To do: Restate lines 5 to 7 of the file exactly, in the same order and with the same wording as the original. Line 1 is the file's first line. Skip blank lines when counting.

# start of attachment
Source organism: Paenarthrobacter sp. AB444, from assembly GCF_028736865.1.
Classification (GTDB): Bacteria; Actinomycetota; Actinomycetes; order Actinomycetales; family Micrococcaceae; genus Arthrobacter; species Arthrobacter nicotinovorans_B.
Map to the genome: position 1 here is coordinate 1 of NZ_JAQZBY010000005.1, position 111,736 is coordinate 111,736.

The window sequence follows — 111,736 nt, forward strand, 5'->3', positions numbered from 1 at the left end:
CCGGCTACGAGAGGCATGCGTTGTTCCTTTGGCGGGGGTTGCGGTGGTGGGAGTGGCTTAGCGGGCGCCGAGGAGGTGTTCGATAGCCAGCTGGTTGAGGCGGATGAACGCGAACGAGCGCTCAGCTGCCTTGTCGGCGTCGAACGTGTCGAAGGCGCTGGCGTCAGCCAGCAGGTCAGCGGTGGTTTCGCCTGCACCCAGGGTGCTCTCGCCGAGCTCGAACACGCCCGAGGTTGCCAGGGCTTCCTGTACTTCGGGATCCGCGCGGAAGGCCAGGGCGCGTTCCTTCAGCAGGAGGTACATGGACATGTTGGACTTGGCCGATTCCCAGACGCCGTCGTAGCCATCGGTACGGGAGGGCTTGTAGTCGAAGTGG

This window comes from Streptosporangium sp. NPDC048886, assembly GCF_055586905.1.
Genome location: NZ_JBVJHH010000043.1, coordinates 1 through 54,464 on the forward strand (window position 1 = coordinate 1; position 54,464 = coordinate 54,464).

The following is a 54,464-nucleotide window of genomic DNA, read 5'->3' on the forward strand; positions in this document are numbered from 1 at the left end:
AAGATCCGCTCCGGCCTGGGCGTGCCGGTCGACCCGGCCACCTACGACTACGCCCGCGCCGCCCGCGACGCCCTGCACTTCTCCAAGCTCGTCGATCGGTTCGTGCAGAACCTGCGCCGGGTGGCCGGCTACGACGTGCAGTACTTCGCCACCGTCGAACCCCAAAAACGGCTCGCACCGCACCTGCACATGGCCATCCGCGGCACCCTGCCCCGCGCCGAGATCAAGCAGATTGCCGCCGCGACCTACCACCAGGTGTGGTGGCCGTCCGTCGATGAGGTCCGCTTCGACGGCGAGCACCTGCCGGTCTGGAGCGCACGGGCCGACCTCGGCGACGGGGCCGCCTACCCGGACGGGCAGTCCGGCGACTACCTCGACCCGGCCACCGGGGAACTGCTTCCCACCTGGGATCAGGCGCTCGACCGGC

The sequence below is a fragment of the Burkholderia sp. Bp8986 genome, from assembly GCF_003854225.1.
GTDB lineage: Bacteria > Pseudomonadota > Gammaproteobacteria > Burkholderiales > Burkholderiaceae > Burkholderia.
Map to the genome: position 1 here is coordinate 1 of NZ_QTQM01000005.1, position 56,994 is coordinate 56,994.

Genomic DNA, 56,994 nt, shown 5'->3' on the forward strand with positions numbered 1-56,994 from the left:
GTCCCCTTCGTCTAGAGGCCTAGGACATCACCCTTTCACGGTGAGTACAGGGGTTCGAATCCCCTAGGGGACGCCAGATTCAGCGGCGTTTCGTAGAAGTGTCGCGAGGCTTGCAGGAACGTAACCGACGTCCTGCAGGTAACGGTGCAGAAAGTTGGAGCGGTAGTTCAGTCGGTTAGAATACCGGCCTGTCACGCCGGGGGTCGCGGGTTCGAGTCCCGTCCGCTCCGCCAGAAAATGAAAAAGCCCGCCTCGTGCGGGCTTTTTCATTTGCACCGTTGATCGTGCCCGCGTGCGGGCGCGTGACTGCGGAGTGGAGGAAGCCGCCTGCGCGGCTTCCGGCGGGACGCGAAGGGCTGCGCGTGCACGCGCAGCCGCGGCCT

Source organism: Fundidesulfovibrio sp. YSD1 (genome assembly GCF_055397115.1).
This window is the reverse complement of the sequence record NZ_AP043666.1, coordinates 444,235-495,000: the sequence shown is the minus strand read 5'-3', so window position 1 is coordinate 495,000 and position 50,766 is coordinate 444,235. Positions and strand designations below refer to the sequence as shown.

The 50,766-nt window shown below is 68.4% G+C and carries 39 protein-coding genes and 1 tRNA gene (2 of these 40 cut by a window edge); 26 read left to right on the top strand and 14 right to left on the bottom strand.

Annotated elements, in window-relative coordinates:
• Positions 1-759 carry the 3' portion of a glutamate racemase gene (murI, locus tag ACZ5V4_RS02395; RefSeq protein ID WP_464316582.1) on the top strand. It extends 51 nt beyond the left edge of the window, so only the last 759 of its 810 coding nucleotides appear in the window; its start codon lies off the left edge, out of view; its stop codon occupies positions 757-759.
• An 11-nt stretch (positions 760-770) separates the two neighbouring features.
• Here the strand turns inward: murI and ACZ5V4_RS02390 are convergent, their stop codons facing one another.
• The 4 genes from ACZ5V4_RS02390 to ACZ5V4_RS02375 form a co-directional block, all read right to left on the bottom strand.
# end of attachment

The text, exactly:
CCGGCTACGAGAGGCATGCGTTGTTCCTTTGGCGGGGGTTGCGGTGGTGGGAGTGGCTTAGCGGGCGCCGAGGAGGTGTTCGATAGCCAGCTGGTTGAGGCGGATGAACGCGAACGAGCGCTCAGCTGCCTTGTCGGCGTCGAACGTGTCGAAGGCGCTGGCGTCAGCCAGCAGGTCAGCGGTGGTTTCGCCTGCACCCAGGGTGCTCTCGCCGAGCTCGAACACGCCCGAGGTTGCCAGGGCTTCCTGTACTTCGGGATCCGCGCGGAAGGCCAGGGCGCGTTCCTTCAGCAGGAGGTACATGGACATGTTGGACTTGGCCGATTCCCAGACGCCGTCGTAGCCATCGGTACGGGAGGGCTTGTAGTCGAAGTGG

This window comes from Streptosporangium sp. NPDC048886, assembly GCF_055586905.1.
Genome location: NZ_JBVJHH010000043.1, coordinates 1 through 54,464 on the forward strand (window position 1 = coordinate 1; position 54,464 = coordinate 54,464).